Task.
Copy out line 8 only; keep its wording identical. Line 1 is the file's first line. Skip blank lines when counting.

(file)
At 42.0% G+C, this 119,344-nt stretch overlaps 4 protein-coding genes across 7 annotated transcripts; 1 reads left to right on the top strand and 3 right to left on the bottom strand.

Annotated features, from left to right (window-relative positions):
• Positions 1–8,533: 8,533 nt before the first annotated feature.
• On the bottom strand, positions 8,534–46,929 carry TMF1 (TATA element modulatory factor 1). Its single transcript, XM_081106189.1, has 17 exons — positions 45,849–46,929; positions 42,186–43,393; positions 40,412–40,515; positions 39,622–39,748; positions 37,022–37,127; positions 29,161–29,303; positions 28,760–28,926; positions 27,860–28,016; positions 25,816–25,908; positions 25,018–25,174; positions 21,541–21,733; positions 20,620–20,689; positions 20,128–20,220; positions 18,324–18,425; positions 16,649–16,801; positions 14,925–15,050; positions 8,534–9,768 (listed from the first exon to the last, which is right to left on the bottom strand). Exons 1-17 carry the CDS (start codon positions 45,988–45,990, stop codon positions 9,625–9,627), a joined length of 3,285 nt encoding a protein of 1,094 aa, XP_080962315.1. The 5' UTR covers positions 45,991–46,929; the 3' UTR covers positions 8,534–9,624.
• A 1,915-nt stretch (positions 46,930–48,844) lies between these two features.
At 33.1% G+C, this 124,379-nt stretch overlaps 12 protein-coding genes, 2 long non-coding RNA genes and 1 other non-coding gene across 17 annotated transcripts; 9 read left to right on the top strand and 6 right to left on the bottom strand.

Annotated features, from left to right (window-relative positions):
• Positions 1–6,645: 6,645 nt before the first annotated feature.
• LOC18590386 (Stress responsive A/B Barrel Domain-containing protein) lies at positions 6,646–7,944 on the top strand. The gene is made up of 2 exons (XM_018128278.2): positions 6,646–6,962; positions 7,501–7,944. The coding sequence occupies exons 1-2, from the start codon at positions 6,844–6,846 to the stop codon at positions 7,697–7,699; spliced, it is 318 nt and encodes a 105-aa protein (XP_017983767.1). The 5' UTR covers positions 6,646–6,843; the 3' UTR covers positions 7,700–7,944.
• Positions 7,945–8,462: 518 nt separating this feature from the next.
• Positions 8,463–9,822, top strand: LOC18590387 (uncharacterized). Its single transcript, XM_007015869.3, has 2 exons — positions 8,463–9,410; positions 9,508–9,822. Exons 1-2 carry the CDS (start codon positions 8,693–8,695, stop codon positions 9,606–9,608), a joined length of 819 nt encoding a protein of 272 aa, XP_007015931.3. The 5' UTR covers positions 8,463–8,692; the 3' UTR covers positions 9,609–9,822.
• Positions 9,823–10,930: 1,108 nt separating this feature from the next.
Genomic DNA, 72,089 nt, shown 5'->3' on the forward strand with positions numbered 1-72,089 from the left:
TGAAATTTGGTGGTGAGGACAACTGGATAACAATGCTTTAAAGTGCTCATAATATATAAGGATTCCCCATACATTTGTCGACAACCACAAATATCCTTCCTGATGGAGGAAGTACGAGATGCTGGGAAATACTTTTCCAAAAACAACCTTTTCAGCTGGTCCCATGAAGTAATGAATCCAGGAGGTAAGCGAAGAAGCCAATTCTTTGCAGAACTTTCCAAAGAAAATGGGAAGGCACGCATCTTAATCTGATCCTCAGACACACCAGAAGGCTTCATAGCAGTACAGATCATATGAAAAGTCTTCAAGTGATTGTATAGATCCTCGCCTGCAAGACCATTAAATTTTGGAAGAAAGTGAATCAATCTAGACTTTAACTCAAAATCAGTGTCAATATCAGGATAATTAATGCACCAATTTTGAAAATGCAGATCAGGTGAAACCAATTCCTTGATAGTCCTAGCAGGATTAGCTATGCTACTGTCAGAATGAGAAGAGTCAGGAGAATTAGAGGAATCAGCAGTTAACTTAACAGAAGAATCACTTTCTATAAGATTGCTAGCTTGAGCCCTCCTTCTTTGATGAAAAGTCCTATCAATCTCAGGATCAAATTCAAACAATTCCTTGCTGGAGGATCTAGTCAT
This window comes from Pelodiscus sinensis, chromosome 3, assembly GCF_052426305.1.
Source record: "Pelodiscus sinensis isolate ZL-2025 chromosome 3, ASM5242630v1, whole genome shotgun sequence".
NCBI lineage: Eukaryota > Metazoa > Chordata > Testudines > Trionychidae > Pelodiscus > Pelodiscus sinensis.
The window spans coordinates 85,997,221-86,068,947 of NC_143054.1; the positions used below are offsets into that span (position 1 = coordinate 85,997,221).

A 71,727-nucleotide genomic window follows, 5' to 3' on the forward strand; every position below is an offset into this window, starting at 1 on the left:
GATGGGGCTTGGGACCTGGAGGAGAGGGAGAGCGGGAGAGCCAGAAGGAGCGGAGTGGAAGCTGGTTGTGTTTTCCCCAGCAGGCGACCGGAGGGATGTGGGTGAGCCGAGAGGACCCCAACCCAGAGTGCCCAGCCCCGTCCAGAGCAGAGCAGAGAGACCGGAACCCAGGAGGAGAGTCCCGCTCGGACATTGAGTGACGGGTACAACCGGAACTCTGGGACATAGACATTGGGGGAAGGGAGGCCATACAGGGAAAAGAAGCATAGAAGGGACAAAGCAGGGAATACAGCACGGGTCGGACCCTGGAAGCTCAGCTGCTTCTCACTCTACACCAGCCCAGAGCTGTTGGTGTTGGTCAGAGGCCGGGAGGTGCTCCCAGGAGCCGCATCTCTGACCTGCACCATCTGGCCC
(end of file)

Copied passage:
• Positions 1–6,645: 6,645 nt before the first annotated feature.